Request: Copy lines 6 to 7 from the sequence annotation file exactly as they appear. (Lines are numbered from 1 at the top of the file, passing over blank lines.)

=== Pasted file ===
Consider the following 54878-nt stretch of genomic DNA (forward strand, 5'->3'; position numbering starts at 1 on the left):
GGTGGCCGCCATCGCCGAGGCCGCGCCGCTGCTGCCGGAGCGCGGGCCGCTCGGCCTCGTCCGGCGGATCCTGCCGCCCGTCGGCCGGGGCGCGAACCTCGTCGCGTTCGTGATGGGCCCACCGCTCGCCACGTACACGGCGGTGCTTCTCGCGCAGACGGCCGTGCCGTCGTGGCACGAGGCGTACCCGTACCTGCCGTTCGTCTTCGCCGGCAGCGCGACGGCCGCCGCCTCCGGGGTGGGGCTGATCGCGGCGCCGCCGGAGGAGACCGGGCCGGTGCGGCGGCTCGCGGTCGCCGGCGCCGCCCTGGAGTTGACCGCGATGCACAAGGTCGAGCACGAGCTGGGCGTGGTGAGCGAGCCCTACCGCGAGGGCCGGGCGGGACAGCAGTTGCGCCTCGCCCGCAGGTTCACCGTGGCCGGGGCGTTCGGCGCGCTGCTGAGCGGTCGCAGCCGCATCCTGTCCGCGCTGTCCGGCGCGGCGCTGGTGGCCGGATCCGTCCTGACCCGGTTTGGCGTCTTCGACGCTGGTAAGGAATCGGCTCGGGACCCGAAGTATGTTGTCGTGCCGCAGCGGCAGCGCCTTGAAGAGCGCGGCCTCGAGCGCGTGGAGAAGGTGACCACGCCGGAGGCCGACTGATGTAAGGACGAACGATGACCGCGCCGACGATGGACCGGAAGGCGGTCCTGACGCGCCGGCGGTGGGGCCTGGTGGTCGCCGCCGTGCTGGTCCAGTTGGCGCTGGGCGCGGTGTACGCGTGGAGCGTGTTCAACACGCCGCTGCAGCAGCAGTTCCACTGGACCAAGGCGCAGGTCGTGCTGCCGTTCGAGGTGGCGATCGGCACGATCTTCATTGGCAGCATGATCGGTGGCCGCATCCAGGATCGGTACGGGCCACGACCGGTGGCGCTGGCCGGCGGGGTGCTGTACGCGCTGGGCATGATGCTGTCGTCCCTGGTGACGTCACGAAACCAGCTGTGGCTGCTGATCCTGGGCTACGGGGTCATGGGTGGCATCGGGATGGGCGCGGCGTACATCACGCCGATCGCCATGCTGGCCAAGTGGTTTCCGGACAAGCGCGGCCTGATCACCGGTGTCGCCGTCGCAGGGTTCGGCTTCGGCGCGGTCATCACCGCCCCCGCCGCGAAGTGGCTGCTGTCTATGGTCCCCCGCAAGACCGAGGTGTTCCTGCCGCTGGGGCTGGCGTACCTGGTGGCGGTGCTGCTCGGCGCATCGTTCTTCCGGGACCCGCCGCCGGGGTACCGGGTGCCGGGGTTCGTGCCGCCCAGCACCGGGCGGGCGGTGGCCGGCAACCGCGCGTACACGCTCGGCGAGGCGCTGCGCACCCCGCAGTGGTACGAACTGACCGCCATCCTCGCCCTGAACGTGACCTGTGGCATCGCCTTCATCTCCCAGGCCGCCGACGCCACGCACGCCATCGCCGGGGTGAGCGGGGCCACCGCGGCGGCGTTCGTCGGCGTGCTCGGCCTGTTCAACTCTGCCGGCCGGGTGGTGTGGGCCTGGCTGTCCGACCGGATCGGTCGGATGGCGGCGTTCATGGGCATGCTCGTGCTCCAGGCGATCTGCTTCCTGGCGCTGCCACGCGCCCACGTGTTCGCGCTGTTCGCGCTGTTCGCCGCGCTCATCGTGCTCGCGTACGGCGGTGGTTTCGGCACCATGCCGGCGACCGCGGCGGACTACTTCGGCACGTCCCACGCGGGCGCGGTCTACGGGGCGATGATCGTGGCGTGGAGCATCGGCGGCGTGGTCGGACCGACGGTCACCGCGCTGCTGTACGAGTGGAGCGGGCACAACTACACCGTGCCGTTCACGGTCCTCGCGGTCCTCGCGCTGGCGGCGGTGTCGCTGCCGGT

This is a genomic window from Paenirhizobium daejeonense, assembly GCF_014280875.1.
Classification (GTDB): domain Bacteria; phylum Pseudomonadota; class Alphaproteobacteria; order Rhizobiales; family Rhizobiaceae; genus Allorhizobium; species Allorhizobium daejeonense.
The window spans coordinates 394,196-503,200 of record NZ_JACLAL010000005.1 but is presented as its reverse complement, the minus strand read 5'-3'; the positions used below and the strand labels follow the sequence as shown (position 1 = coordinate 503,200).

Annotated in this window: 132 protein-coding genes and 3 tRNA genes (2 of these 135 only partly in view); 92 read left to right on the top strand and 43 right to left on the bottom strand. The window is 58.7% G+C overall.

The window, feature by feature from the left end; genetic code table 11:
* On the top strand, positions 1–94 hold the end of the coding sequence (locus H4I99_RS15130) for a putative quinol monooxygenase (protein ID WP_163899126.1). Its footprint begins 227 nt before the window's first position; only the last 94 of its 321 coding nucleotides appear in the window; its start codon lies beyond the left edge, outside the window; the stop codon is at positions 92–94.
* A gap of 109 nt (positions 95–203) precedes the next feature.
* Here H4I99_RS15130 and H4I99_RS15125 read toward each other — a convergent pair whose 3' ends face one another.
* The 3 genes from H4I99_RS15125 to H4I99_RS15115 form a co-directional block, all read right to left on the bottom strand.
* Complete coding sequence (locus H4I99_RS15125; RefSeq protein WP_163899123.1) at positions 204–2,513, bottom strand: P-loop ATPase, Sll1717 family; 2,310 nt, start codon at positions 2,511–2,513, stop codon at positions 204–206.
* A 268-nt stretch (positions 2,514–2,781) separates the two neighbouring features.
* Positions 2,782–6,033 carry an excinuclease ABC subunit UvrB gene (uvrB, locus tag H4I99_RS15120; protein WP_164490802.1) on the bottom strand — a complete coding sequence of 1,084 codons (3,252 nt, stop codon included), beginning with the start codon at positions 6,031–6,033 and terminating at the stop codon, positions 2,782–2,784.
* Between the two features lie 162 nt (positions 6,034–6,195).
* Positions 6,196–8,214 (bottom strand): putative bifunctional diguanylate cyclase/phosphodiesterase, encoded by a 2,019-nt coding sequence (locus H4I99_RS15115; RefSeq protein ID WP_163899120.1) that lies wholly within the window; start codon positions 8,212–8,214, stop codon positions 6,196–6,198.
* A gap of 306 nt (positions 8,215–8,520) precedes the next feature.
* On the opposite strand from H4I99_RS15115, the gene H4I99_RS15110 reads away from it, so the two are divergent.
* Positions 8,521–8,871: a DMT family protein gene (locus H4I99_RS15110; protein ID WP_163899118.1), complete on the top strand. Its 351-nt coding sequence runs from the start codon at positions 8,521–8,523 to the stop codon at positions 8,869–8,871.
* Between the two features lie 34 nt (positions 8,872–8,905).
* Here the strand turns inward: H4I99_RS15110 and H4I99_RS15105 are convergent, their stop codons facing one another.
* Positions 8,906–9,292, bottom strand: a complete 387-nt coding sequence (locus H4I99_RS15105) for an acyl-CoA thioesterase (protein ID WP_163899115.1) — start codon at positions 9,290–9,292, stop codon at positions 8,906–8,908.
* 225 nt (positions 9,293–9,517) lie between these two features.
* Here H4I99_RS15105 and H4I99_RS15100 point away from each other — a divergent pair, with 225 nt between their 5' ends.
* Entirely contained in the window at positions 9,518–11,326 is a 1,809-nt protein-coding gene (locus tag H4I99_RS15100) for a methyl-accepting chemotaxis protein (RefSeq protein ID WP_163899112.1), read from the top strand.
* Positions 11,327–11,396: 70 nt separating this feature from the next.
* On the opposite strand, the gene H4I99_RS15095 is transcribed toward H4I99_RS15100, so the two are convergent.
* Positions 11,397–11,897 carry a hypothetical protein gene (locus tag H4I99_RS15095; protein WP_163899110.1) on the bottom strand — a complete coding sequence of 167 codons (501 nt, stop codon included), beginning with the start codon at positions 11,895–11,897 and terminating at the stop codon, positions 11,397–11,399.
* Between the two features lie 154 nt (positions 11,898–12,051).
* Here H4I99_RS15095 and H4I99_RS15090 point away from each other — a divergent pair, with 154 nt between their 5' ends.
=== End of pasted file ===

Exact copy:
Annotated in this window: 132 protein-coding genes and 3 tRNA genes (2 of these 135 only partly in view); 92 read left to right on the top strand and 43 right to left on the bottom strand. The window is 58.7% G+C overall.

The window, feature by feature from the left end; genetic code table 11: